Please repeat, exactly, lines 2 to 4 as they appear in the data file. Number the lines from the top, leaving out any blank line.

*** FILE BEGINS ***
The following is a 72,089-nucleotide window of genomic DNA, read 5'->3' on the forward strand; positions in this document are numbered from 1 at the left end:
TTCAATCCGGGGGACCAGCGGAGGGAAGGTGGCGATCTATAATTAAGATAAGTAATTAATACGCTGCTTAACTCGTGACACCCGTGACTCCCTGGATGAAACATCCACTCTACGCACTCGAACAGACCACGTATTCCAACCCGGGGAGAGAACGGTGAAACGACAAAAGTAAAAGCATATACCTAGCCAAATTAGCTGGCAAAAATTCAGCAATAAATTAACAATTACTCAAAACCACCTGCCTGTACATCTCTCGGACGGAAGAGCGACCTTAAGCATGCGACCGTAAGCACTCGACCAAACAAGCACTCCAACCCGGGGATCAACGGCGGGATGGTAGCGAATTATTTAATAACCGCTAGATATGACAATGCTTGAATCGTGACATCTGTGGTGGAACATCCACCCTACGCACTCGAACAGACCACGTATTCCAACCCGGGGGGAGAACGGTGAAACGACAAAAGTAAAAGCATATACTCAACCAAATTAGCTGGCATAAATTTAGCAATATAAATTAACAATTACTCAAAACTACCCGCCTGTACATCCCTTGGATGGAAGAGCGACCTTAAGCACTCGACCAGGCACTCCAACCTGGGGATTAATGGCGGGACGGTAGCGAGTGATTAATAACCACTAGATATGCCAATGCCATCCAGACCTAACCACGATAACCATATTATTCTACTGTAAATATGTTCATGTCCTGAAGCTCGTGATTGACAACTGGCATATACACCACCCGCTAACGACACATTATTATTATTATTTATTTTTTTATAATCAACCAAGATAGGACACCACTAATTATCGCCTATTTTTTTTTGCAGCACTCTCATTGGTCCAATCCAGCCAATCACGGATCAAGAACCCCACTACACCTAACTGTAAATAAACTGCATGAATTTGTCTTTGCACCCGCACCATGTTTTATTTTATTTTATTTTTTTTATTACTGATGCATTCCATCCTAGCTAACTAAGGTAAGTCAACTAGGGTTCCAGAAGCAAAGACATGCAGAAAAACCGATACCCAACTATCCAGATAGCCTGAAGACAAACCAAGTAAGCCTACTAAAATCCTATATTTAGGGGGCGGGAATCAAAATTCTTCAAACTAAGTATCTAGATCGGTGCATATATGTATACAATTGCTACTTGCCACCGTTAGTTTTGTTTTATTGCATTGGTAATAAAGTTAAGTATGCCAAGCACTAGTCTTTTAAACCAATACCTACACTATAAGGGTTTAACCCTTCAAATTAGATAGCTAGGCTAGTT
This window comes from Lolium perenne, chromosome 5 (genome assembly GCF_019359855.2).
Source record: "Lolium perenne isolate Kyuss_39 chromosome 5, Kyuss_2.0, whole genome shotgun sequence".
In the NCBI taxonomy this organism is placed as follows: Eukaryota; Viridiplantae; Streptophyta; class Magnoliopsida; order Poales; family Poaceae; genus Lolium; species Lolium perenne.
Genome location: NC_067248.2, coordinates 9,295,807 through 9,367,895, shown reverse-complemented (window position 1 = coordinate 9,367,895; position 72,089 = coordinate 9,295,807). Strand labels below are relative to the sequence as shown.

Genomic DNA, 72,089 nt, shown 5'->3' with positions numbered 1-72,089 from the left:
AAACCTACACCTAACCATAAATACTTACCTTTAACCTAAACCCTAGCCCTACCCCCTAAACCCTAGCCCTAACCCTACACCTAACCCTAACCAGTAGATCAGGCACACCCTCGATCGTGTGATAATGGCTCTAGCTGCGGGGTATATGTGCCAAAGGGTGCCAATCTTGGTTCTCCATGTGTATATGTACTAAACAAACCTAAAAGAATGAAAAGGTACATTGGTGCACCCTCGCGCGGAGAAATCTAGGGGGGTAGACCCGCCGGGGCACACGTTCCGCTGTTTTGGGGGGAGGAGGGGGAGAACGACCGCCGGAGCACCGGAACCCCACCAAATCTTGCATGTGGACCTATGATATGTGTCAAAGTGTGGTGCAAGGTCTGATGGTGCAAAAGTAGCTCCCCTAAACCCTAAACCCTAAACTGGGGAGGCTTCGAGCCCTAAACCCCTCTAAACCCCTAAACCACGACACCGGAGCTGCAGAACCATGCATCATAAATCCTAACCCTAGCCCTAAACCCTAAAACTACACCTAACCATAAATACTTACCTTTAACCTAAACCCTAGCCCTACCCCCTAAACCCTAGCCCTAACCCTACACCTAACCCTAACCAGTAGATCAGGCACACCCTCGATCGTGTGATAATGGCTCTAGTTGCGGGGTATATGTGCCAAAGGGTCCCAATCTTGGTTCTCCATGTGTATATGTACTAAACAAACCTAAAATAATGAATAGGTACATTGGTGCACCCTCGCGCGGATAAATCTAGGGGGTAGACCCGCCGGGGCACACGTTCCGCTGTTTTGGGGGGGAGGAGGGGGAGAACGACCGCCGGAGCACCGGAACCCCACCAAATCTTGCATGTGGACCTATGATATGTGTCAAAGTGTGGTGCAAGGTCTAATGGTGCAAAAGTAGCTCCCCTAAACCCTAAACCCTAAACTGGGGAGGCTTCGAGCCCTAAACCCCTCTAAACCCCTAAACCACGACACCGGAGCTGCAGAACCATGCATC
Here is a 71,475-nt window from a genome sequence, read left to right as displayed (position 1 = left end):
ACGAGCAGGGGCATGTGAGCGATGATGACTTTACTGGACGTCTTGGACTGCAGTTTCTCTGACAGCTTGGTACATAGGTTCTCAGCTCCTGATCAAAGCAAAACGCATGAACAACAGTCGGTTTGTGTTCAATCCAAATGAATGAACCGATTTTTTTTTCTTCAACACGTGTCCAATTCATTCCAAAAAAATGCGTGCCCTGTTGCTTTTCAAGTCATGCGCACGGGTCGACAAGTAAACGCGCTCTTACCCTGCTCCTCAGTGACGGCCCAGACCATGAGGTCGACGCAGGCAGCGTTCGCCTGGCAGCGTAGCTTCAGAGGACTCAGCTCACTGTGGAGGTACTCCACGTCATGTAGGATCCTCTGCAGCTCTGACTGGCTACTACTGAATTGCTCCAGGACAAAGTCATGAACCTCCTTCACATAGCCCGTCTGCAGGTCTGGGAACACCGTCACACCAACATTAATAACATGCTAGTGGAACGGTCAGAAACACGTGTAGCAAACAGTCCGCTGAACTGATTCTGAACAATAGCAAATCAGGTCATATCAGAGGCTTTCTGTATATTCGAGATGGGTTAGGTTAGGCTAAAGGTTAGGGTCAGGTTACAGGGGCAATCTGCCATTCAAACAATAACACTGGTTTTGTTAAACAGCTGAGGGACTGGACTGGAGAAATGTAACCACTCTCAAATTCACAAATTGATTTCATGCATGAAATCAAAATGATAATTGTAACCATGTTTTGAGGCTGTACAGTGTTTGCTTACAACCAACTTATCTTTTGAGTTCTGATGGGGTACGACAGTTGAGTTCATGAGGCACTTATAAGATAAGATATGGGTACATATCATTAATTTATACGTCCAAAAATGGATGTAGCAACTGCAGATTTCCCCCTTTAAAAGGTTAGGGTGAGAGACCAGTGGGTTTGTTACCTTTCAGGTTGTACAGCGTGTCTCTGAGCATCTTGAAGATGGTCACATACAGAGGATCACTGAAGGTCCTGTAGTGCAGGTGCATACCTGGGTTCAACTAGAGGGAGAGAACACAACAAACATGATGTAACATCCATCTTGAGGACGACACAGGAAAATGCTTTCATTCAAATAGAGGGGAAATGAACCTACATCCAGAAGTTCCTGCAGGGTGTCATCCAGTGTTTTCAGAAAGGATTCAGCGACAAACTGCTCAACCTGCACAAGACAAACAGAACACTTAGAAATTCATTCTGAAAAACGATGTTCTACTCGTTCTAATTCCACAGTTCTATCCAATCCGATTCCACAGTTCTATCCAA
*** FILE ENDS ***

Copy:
TTCAATCCGGGGGACCAGCGGAGGGAAGGTGGCGATCTATAATTAAGATAAGTAATTAATACGCTGCTTAACTCGTGACACCCGTGACTCCCTGGATGAAACATCCACTCTACGCACTCGAACAGACCACGTATTCCAACCCGGGGAGAGAACGGTGAAACGACAAAAGTAAAAGCATATACCTAGCCAAATTAGCTGGCAAAAATTCAGCAATAAATTAACAATTACTCAAAACCACCTGCCTGTACATCTCTCGGACGGAAGAGCGACCTTAAGCATGCGACCGTAAGCACTCGACCAAACAAGCACTCCAACCCGGGGATCAACGGCGGGATGGTAGCGAATTATTTAATAACCGCTAGATATGACAATGCTTGAATCGTGACATCTGTGGTGGAACATCCACCCTACGCACTCGAACAGACCACGTATTCCAACCCGGGGGGAGAACGGTGAAACGACAAAAGTAAAAGCATATACTCAACCAAATTAGCTGGCATAAATTTAGCAATATAAATTAACAATTACTCAAAACTACCCGCCTGTACATCCCTTGGATGGAAGAGCGACCTTAAGCACTCGACCAGGCACTCCAACCTGGGGATTAATGGCGGGACGGTAGCGAGTGATTAATAACCACTAGATATGCCAATGCCATCCAGACCTAACCACGATAACCATATTATTCTACTGTAAATATGTTCATGTCCTGAAGCTCGTGATTGACAACTGGCATATACACCACCCGCTAACGACACATTATTATTATTATTTATTTTTTTATAATCAACCAAGATAGGACACCACTAATTATCGCCTATTTTTTTTTGCAGCACTCTCATTGGTCCAATCCAGCCAATCACGGATCAAGAACCCCACTACACCTAACTGTAAATAAACTGCATGAATTTGTCTTTGCACCCGCACCATGTTTTATTTTATTTTATTTTTTTTATTACTGATGCATTCCATCCTAGCTAACTAAGGTAAGTCAACTAGGGTTCCAGAAGCAAAGACATGCAGAAAAACCGATACCCAACTATCCAGATAGCCTGAAGACAAACCAAGTAAGCCTACTAAAATCCTATATTTAGGGGGCGGGAATCAAAATTCTTCAAACTAAGTATCTAGATCGGTGCATATATGTATACAATTGCTACTTGCCACCGTTAGTTTTGTTTTATTGCATTGGTAATAAAGTTAAGTATGCCAAGCACTAGTCTTTTAAACCAATACCTACACTATAAGGGTTTAACCCTTCAAATTAGATAGCTAGGCTAGTT
This window comes from Lolium perenne, chromosome 5 (genome assembly GCF_019359855.2).
Source record: "Lolium perenne isolate Kyuss_39 chromosome 5, Kyuss_2.0, whole genome shotgun sequence".